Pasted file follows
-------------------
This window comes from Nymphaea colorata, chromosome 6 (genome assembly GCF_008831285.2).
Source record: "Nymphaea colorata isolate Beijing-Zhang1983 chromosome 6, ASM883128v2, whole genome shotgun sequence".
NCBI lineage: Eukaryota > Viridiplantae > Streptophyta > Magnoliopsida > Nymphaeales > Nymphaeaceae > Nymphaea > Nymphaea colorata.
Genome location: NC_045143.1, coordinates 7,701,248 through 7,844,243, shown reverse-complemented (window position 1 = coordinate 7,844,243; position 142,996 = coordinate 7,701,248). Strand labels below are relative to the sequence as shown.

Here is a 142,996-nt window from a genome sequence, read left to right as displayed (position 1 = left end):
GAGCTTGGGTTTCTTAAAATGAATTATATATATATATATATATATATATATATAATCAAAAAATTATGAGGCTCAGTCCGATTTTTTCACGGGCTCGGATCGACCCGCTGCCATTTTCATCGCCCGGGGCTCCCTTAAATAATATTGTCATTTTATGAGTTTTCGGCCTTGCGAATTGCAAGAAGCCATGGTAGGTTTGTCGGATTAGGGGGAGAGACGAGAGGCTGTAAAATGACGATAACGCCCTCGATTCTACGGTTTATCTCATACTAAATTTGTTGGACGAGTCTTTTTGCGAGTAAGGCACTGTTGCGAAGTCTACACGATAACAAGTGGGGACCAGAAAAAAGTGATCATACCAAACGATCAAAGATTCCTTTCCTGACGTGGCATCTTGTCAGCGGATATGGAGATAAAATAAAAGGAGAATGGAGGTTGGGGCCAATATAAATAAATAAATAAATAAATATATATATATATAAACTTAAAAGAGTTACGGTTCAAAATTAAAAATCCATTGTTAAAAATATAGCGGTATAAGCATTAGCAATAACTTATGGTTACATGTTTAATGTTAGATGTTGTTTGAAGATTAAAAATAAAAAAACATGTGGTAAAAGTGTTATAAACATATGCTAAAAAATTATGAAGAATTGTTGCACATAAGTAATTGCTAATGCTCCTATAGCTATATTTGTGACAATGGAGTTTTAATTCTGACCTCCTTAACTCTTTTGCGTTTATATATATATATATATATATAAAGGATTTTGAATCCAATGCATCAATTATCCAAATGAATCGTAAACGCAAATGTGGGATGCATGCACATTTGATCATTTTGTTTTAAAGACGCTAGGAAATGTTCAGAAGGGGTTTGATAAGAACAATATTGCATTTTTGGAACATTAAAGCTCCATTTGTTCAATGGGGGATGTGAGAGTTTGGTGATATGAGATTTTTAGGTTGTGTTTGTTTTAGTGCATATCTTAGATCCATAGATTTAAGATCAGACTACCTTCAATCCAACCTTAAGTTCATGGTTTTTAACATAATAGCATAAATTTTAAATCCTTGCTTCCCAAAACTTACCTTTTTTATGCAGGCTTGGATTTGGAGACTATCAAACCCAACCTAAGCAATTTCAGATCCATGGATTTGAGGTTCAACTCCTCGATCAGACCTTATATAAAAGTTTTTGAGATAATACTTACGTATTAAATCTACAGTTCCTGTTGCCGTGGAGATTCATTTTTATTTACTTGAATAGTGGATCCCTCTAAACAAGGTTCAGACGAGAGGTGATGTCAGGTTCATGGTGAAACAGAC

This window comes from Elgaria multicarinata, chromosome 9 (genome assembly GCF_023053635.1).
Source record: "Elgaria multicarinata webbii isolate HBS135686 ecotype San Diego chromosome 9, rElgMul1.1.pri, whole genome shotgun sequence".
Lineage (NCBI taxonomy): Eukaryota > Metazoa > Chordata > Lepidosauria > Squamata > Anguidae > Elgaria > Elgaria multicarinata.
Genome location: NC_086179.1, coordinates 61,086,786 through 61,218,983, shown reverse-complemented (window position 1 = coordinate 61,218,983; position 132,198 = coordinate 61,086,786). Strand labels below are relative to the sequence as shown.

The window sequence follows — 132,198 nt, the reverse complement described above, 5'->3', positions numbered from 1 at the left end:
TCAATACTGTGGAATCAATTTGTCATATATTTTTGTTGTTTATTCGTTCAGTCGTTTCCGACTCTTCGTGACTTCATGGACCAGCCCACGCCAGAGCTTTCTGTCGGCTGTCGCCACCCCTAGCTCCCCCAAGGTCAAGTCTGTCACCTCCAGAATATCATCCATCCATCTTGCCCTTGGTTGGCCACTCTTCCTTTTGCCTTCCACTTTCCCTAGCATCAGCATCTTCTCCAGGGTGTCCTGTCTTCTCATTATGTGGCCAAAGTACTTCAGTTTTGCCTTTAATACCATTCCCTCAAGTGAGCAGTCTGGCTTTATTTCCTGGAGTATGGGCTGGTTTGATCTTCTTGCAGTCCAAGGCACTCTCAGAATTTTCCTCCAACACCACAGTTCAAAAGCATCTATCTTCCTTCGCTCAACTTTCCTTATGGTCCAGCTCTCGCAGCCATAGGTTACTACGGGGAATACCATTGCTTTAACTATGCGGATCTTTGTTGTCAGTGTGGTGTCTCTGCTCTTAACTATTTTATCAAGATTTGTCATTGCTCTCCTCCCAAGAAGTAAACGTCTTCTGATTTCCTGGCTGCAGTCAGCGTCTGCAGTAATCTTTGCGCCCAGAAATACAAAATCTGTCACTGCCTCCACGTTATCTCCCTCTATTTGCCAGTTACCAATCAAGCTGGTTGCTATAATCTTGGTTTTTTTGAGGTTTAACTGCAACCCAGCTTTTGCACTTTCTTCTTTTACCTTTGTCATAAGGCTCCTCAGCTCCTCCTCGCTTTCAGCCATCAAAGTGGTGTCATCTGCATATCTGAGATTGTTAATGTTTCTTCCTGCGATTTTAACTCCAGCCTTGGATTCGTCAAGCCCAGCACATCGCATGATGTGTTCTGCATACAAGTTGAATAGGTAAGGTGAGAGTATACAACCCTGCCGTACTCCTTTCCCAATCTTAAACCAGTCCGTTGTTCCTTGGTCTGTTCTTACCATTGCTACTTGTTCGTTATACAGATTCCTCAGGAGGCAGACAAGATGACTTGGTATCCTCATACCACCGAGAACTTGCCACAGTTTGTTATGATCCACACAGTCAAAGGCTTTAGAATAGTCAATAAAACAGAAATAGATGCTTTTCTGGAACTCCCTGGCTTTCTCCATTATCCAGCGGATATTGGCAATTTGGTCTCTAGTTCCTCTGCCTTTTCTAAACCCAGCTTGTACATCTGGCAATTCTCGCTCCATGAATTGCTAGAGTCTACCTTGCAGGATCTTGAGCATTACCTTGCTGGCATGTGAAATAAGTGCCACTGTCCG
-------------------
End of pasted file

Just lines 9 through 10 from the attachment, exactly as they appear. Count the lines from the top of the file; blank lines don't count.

Lineage (NCBI taxonomy): Eukaryota > Metazoa > Chordata > Lepidosauria > Squamata > Anguidae > Elgaria > Elgaria multicarinata.
Genome location: NC_086179.1, coordinates 61,086,786 through 61,218,983, shown reverse-complemented (window position 1 = coordinate 61,218,983; position 132,198 = coordinate 61,086,786). Strand labels below are relative to the sequence as shown.